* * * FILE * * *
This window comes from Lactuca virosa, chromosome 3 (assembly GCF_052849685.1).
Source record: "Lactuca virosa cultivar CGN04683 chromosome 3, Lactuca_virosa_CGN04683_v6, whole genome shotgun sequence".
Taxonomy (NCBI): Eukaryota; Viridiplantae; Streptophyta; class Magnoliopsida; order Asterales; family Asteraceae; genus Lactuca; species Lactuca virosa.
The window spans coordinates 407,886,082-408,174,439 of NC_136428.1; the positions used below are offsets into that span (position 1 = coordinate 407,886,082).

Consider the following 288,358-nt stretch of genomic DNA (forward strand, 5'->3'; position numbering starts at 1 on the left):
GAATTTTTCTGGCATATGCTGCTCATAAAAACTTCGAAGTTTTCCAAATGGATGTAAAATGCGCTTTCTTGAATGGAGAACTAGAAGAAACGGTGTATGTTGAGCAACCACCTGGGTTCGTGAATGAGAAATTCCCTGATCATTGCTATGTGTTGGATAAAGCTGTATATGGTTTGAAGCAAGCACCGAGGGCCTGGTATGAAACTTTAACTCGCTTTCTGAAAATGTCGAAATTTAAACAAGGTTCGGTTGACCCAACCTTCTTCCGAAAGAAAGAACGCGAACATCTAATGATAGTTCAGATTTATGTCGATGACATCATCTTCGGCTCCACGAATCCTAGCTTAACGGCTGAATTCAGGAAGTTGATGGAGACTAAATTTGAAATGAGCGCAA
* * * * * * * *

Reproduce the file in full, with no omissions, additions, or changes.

This window comes from Lactuca virosa, chromosome 3 (assembly GCF_052849685.1).
Source record: "Lactuca virosa cultivar CGN04683 chromosome 3, Lactuca_virosa_CGN04683_v6, whole genome shotgun sequence".
Taxonomy (NCBI): Eukaryota; Viridiplantae; Streptophyta; class Magnoliopsida; order Asterales; family Asteraceae; genus Lactuca; species Lactuca virosa.
The window spans coordinates 407,886,082-408,174,439 of NC_136428.1; the positions used below are offsets into that span (position 1 = coordinate 407,886,082).

Consider the following 288,358-nt stretch of genomic DNA (forward strand, 5'->3'; position numbering starts at 1 on the left):
GAATTTTTCTGGCATATGCTGCTCATAAAAACTTCGAAGTTTTCCAAATGGATGTAAAATGCGCTTTCTTGAATGGAGAACTAGAAGAAACGGTGTATGTTGAGCAACCACCTGGGTTCGTGAATGAGAAATTCCCTGATCATTGCTATGTGTTGGATAAAGCTGTATATGGTTTGAAGCAAGCACCGAGGGCCTGGTATGAAACTTTAACTCGCTTTCTGAAAATGTCGAAATTTAAACAAGGTTCGGTTGACCCAACCTTCTTCCGAAAGAAAGAACGCGAACATCTAATGATAGTTCAGATTTATGTCGATGACATCATCTTCGGCTCCACGAATCCTAGCTTAACGGCTGAATTCAGGAAGTTGATGGAGACTAAATTTGAAATGAGCGCAA